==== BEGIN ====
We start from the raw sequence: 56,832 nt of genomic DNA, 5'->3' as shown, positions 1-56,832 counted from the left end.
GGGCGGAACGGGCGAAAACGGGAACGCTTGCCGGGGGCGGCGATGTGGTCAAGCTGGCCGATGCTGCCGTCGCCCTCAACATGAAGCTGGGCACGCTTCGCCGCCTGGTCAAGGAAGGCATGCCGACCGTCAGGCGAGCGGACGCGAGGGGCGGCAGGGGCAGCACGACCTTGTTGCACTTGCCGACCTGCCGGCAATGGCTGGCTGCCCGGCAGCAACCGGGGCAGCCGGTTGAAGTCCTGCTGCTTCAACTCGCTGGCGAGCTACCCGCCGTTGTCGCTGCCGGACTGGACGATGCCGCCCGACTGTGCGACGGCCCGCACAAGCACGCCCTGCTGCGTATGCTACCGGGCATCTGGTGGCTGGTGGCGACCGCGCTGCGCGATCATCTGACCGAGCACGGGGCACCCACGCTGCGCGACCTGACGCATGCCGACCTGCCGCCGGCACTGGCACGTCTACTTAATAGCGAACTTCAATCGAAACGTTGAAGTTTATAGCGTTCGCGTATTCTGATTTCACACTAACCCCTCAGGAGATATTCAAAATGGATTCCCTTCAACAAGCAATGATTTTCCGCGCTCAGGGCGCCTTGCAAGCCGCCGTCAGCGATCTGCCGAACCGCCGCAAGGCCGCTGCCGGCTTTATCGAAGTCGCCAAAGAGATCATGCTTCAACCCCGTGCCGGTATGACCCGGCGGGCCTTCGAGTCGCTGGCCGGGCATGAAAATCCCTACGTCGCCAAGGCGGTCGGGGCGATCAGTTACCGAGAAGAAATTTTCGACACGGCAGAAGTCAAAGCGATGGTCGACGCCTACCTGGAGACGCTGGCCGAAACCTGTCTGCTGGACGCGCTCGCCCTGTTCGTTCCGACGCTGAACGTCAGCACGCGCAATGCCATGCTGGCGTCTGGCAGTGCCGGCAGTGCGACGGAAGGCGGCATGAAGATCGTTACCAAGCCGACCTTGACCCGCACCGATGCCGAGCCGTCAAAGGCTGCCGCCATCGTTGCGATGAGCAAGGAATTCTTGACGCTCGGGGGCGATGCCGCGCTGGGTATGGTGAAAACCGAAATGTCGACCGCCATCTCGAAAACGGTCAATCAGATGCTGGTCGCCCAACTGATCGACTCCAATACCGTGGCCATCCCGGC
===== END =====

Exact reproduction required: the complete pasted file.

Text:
We start from the raw sequence: 56,832 nt of genomic DNA, 5'->3' as shown, positions 1-56,832 counted from the left end.
GGGCGGAACGGGCGAAAACGGGAACGCTTGCCGGGGGCGGCGATGTGGTCAAGCTGGCCGATGCTGCCGTCGCCCTCAACATGAAGCTGGGCACGCTTCGCCGCCTGGTCAAGGAAGGCATGCCGACCGTCAGGCGAGCGGACGCGAGGGGCGGCAGGGGCAGCACGACCTTGTTGCACTTGCCGACCTGCCGGCAATGGCTGGCTGCCCGGCAGCAACCGGGGCAGCCGGTTGAAGTCCTGCTGCTTCAACTCGCTGGCGAGCTACCCGCCGTTGTCGCTGCCGGACTGGACGATGCCGCCCGACTGTGCGACGGCCCGCACAAGCACGCCCTGCTGCGTATGCTACCGGGCATCTGGTGGCTGGTGGCGACCGCGCTGCGCGATCATCTGACCGAGCACGGGGCACCCACGCTGCGCGACCTGACGCATGCCGACCTGCCGCCGGCACTGGCACGTCTACTTAATAGCGAACTTCAATCGAAACGTTGAAGTTTATAGCGTTCGCGTATTCTGATTTCACACTAACCCCTCAGGAGATATTCAAAATGGATTCCCTTCAACAAGCAATGATTTTCCGCGCTCAGGGCGCCTTGCAAGCCGCCGTCAGCGATCTGCCGAACCGCCGCAAGGCCGCTGCCGGCTTTATCGAAGTCGCCAAAGAGATCATGCTTCAACCCCGTGCCGGTATGACCCGGCGGGCCTTCGAGTCGCTGGCCGGGCATGAAAATCCCTACGTCGCCAAGGCGGTCGGGGCGATCAGTTACCGAGAAGAAATTTTCGACACGGCAGAAGTCAAAGCGATGGTCGACGCCTACCTGGAGACGCTGGCCGAAACCTGTCTGCTGGACGCGCTCGCCCTGTTCGTTCCGACGCTGAACGTCAGCACGCGCAATGCCATGCTGGCGTCTGGCAGTGCCGGCAGTGCGACGGAAGGCGGCATGAAGATCGTTACCAAGCCGACCTTGACCCGCACCGATGCCGAGCCGTCAAAGGCTGCCGCCATCGTTGCGATGAGCAAGGAATTCTTGACGCTCGGGGGCGATGCCGCGCTGGGTATGGTGAAAACCGAAATGTCGACCGCCATCTCGAAAACGGTCAATCAGATGCTGGTCGCCCAACTGATCGACTCCAATACCGTGGCCATCCCGGC